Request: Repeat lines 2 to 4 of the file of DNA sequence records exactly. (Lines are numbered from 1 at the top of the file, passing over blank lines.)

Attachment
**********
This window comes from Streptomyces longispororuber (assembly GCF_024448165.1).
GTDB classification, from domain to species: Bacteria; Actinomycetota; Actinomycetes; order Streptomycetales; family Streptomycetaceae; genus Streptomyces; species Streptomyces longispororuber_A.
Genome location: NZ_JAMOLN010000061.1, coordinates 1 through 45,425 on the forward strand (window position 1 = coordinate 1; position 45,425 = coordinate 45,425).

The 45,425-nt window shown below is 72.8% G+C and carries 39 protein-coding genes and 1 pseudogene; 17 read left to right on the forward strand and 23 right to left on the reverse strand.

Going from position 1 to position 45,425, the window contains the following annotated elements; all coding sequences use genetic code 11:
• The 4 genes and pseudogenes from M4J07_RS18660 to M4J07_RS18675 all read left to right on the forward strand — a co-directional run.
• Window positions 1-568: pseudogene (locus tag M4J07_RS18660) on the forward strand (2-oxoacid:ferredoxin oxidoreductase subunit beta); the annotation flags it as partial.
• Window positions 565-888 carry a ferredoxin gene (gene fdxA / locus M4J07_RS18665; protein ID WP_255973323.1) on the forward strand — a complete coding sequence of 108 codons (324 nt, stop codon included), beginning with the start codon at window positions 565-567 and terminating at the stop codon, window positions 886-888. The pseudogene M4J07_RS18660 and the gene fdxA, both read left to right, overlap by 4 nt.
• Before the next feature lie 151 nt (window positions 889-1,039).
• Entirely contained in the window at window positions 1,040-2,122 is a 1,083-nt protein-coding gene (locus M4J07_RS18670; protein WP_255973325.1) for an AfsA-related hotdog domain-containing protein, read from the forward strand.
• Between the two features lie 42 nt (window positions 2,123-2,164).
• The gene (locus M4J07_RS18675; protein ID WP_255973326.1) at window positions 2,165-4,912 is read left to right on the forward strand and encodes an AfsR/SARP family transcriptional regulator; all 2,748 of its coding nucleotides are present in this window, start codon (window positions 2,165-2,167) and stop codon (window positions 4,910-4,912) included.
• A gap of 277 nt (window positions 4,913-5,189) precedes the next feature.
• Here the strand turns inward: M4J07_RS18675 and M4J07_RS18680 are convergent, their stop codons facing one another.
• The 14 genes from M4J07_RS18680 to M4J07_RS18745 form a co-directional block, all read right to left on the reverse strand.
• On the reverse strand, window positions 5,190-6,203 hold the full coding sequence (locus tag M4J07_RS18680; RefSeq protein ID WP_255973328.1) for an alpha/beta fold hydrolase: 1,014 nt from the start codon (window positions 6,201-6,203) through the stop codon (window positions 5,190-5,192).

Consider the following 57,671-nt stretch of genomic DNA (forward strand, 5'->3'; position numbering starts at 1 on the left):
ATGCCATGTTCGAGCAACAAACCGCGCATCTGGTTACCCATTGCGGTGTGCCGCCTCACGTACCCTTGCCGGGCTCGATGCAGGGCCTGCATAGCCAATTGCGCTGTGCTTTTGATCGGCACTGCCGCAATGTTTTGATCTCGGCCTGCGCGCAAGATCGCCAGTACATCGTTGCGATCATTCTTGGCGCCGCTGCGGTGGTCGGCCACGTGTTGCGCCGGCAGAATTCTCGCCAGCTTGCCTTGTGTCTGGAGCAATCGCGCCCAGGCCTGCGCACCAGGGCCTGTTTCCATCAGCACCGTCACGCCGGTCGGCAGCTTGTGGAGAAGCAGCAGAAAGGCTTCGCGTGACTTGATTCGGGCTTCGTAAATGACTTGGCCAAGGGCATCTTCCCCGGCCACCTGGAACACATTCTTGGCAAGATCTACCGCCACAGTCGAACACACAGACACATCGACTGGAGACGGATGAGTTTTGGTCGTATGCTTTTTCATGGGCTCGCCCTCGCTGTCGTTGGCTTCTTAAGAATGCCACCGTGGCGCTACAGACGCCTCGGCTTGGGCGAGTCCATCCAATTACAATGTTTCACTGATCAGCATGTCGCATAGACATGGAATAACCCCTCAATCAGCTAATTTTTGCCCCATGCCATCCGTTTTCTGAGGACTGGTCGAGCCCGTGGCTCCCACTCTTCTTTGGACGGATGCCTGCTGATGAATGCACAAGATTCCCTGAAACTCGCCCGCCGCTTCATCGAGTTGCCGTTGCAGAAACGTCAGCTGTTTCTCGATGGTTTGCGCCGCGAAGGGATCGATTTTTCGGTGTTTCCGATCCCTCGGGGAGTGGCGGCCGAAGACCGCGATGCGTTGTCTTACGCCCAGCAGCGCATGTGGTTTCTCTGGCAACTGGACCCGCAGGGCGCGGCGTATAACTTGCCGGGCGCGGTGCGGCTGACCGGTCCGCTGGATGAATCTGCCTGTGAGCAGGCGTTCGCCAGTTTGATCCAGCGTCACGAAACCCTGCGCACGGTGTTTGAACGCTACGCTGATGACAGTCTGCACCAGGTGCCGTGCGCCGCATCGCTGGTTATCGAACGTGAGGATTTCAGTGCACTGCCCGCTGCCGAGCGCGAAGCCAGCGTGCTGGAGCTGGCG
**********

GTDB classification, from domain to species: Bacteria; Actinomycetota; Actinomycetes; order Streptomycetales; family Streptomycetaceae; genus Streptomyces; species Streptomyces longispororuber_A.
Genome location: NZ_JAMOLN010000061.1, coordinates 1 through 45,425 on the forward strand (window position 1 = coordinate 1; position 45,425 = coordinate 45,425).

The 45,425-nt window shown below is 72.8% G+C and carries 39 protein-coding genes and 1 pseudogene; 17 read left to right on the forward strand and 23 right to left on the reverse strand.